She went with Rana but on condition that Bagaravats would take her to their house after six months. As promised, after six months were over, Bagaravats brought her to their house. Rana repeatedly asked them to restore his wife but it all went unheard, Finally, Rana collected all friendly forces against Bagaravats. On the other hand Devi bound Bagaravats by promise that each of twenty-four would fight as one at one time. Thus, all were killed. Except Sadu Mata all their queens entered the fire of ‘Jauhar’ and ended their lives. Sadu Mata escaped to her parents’ house at Malwa and bore her son Dev Narayana there. After he grew young and learnt about how the king of Ran destroyed his father and uncles, he returned to his home state. He also met his four cousins and with them he attacked the Rana and killed him and destroyed his kingdom. Now the serpent Vasuki attended his court and a huge python afforded him seat.
The central part of the Phad represents the ‘torana’ episode. Old Rana is seated behind on his elephant and the young Sawai Bhoj is striking the ‘torana’ with his sword. There are guests on camels and horses comprising marriage procession, ladies with pots on heads and those blowing trumpets and beating drums, being in reception. Ladies behind the trumpeter are talking of the bride’s illness. On the left to the centre is seated in an arched pavilion Dev Narayana, an impressive personality with well trimmed moustaches. A python under him is providing him seat and serpent Vasuki is his courtier. Further beyond Vasuki there are Dev Narayana’s four cousins. As is the usual format of Phad, on the top right corner, there are representations of various gods : Ganesha, peacock riding and ‘vina’-holding Saraswati, half-man-half-lion Narsimha and the Naga – serpent deity, with a couple seeking its blessings for their son, and on the bottom left, Lord Shiva, Surya and Lord Vishnu’s tenth incarnation Kalki in the form of a horse without rider.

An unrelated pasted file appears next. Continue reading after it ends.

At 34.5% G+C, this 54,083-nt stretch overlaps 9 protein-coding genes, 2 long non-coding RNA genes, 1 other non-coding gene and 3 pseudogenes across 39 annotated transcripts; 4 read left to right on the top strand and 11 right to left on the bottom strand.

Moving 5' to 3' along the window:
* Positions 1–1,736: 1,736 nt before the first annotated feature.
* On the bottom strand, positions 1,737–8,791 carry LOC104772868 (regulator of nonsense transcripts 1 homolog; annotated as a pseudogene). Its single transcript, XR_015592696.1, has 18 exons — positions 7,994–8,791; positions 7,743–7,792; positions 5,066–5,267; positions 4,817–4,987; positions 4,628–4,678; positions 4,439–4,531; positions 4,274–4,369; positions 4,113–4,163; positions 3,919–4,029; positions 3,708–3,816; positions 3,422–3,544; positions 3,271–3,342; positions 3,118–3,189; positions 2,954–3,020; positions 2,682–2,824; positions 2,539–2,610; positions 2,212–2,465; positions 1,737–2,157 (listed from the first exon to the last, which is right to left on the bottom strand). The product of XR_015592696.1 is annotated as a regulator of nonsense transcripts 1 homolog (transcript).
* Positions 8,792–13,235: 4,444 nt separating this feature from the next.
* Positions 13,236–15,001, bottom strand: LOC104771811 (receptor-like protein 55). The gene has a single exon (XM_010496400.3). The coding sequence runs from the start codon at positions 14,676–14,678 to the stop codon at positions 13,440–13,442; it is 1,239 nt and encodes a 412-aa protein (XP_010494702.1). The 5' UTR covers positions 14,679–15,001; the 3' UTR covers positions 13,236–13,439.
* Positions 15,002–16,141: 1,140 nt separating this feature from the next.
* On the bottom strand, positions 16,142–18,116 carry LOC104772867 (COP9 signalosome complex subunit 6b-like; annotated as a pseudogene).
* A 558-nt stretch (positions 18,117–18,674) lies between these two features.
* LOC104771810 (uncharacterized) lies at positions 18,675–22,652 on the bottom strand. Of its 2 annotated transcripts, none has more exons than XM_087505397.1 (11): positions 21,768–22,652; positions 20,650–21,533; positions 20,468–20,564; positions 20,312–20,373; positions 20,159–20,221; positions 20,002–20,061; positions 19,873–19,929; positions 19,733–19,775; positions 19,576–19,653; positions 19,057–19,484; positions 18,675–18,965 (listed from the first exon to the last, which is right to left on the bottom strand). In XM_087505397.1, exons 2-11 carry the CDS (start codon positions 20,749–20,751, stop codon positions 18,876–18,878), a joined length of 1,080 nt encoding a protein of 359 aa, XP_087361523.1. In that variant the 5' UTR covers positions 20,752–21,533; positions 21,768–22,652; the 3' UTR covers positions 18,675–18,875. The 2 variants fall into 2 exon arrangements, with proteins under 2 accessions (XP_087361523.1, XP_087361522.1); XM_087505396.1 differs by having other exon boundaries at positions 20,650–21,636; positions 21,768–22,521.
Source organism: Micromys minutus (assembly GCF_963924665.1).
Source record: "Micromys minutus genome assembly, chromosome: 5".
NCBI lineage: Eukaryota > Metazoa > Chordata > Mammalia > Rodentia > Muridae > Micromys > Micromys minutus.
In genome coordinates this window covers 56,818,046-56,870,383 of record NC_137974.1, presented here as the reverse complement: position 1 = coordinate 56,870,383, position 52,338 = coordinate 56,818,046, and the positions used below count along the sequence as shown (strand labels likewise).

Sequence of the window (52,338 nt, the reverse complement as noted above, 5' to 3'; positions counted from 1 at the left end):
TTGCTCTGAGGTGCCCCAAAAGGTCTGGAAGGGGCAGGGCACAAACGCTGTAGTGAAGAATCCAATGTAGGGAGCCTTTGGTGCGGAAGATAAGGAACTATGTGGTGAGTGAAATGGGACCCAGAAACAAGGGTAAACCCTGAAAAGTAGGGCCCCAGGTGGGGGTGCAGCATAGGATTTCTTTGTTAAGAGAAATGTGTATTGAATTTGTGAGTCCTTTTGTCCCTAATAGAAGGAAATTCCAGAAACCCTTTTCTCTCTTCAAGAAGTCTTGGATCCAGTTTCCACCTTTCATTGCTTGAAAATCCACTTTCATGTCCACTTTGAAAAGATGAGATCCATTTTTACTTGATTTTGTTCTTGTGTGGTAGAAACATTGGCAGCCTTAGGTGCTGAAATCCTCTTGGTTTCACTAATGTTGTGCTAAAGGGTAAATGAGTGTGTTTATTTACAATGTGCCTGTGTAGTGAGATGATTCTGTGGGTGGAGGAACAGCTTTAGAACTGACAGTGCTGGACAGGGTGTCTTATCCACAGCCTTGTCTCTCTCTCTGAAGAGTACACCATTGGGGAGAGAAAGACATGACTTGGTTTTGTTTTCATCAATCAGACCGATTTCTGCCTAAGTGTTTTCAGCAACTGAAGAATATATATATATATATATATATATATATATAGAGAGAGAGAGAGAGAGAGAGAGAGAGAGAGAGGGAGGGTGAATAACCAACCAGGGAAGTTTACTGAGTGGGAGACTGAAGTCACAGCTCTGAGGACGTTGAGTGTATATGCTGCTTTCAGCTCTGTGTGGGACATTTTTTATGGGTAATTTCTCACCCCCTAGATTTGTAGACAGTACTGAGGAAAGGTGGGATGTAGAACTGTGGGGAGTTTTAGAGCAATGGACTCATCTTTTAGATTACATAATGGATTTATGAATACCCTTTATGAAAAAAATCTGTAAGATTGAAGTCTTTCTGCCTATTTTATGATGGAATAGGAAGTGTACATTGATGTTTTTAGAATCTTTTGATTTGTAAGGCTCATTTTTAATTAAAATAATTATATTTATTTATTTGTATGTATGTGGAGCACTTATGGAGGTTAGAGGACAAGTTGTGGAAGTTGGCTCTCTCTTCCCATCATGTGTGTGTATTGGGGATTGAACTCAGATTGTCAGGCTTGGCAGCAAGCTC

This description by Prof. P.C. Jain and Dr. Daljeet. Prof. Jain specializes on the aesthetics of literature and is the author of numerous books on Indian art and culture. Dr. Daljeet is the curator of the Miniature Painting Gallery, National Museum, New Delhi. They have both collaborated together on a number of books.